Cornhill Magazine,  4 (1861), 409–20.

Force

[James Hinton]

Genre:

Essay

Subjects:

Force, Nomenclature, Popularization, Energy, Heat, Natural Law, Methodology, Creation

People mentioned:

James P Joule , William R Grove

Publications cited:

Grove 1855


    Begins by insisting that there is 'a diversity deep and broad between the natural mode of thinking and that which science suggests [...] which separates the practical and "common sense" view of things'. This division 'finds emphatic expression in the different meanings of the word force to the initiated and uninitiated mind'. (409) From a properly scientific point of view, the term force does not designate 'something which has a separate existence' (411), but rather 'the active conditions of matter, of whatever kind they may be' (412). As merely different conditions of matter, the seemingly different forces witnessed by an untrained sensibility can now be seen 'passing continually into one another', and 'We are obliged to think of the forces as one, because, in fact, they will not remain distinct' (413). The 'idea of force which science present to us', then, is that of actions 'continually shifting from one kind to another, but [remaining] essentially one [...]. Thus we grasp nature in our thought' (414). This idea of forces being part of a continual 'circle of transmutations, from one to another' (413), as well as the 'great doctrine [...] of the "conservation of force"', both of which insist on 'the constancy of nature's laws, and [...] the rational connection of all her processes' (415), together form 'the corner stone of modern science' (414). Indeed, the 'very spirit of science consists in the confidence' with which these principles can be 'applied to all cases, however vast beyond the reach of our observation, or complex beyond our power to unravel, however long the completion of the process may be deferred' (418). Because the 'absolute constancy of force' means that all natural actions must involve 'two equal and opposite actions—the ceasing of force in one relation, and its operation in another' (419), the sum of all human activity on earth 'exactly equals—none. These opposites are like plus and minus, and they make up 0'. Nevertheless, the 'discovery of the unity of force carries with it a conviction that brings harmony to our mental life [...] which nature teaches directly to the heart, [and] reveals also to the intellect', and this is that the 'manifold energies of nature, uniting into one, point to one act as their source and secret'. (420)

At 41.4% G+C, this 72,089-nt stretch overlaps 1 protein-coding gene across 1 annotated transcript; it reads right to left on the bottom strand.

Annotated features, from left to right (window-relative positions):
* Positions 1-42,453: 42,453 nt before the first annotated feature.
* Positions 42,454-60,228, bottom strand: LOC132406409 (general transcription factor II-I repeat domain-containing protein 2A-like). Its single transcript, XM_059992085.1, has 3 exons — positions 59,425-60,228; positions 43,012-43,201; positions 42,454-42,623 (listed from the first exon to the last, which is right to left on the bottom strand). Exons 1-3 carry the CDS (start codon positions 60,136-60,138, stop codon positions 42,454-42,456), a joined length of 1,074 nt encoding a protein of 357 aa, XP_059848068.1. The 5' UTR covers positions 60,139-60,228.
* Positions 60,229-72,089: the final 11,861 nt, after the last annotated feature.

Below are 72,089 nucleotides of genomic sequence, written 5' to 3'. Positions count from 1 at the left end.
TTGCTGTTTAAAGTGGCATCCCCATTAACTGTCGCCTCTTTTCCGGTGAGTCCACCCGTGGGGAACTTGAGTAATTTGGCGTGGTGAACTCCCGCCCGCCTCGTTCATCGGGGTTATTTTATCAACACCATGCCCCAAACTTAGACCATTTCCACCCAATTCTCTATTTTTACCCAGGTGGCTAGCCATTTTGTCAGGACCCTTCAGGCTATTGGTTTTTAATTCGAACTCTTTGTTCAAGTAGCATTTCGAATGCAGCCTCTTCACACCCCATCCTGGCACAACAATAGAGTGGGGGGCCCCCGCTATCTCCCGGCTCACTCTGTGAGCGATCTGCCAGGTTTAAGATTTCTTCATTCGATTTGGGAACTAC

Reprinted:

Hinton 1871


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